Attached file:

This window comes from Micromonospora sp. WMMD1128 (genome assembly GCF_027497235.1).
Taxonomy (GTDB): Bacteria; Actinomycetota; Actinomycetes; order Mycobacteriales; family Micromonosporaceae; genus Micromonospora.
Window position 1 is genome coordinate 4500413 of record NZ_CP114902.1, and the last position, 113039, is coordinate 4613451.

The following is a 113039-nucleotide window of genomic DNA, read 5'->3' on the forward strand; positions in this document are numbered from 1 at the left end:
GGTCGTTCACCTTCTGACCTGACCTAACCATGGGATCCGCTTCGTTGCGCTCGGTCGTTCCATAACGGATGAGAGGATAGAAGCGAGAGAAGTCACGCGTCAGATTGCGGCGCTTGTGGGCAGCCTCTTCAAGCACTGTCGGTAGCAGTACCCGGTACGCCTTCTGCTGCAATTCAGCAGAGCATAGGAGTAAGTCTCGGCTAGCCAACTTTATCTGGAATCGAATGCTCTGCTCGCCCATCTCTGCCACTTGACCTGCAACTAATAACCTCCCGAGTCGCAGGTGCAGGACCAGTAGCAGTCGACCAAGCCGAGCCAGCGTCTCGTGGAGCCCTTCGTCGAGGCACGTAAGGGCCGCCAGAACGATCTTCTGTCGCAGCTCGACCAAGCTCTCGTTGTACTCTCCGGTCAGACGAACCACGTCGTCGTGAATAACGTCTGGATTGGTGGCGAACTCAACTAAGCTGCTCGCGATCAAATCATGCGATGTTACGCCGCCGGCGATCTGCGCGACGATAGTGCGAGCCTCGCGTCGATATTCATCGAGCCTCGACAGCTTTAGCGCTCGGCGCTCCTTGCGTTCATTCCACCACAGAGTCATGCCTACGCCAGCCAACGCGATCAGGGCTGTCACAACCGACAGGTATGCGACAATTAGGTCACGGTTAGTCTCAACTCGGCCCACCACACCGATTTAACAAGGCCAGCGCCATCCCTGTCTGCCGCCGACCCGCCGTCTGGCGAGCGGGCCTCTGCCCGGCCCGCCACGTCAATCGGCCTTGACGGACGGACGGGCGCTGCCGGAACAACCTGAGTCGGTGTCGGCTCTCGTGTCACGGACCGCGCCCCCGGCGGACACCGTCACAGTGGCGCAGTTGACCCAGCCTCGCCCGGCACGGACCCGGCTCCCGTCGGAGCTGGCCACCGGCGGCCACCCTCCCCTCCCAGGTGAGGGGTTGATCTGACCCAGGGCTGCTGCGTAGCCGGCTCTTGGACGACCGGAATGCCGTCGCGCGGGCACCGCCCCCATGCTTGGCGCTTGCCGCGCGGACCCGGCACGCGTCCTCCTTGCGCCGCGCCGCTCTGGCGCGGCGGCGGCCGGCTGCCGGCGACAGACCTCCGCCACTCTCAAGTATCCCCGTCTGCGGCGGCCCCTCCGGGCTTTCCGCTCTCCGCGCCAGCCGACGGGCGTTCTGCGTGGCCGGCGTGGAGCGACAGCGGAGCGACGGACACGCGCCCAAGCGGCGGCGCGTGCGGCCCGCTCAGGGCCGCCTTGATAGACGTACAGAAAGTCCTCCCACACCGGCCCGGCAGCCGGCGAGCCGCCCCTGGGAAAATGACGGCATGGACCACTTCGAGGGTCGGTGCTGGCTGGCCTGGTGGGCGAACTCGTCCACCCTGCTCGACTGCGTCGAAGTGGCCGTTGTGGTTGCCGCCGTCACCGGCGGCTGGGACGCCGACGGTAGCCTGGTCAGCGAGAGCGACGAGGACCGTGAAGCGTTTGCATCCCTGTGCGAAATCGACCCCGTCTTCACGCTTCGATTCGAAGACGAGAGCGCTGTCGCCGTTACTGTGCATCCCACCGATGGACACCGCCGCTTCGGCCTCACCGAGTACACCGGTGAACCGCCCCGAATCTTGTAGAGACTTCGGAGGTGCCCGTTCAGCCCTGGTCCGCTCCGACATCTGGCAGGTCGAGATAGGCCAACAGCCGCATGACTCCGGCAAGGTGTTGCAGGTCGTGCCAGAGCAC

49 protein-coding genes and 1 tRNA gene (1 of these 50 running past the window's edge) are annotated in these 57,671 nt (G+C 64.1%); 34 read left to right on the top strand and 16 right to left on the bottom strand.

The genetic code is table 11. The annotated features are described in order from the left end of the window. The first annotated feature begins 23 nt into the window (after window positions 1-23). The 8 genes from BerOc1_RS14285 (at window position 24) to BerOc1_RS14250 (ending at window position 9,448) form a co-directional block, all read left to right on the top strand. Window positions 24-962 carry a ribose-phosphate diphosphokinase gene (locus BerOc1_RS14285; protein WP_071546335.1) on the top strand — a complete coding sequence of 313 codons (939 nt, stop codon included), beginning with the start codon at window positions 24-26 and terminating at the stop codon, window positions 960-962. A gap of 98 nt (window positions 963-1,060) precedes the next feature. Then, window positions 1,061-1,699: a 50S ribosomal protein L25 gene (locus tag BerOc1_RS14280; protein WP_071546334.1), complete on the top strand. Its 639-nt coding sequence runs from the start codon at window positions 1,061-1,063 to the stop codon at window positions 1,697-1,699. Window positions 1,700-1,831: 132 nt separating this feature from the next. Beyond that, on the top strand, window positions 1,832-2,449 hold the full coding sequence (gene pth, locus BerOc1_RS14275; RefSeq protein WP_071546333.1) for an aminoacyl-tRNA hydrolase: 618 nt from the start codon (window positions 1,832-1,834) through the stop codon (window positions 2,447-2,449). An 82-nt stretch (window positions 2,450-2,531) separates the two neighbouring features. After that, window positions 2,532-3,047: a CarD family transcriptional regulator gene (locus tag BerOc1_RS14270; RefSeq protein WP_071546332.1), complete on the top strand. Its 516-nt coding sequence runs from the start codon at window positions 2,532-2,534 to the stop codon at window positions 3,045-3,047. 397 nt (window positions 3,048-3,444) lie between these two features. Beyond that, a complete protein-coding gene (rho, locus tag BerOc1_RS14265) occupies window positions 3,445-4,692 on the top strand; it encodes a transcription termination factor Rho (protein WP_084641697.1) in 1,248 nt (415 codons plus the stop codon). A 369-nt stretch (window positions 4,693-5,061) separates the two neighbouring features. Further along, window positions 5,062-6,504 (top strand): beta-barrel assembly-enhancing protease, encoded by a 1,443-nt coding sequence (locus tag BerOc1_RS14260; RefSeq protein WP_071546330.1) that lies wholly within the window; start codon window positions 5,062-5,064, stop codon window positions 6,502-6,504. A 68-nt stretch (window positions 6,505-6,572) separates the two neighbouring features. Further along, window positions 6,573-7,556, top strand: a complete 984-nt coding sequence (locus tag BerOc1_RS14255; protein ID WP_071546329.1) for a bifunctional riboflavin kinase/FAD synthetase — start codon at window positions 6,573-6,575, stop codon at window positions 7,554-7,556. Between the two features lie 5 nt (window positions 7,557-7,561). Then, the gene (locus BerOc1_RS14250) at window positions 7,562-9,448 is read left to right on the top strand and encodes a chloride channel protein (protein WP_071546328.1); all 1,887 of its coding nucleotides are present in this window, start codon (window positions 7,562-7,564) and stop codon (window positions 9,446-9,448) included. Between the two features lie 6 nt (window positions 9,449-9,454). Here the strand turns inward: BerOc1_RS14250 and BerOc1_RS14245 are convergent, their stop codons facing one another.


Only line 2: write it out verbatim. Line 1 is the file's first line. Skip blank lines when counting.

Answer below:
Taxonomy (GTDB): Bacteria; Actinomycetota; Actinomycetes; order Mycobacteriales; family Micromonosporaceae; genus Micromonospora.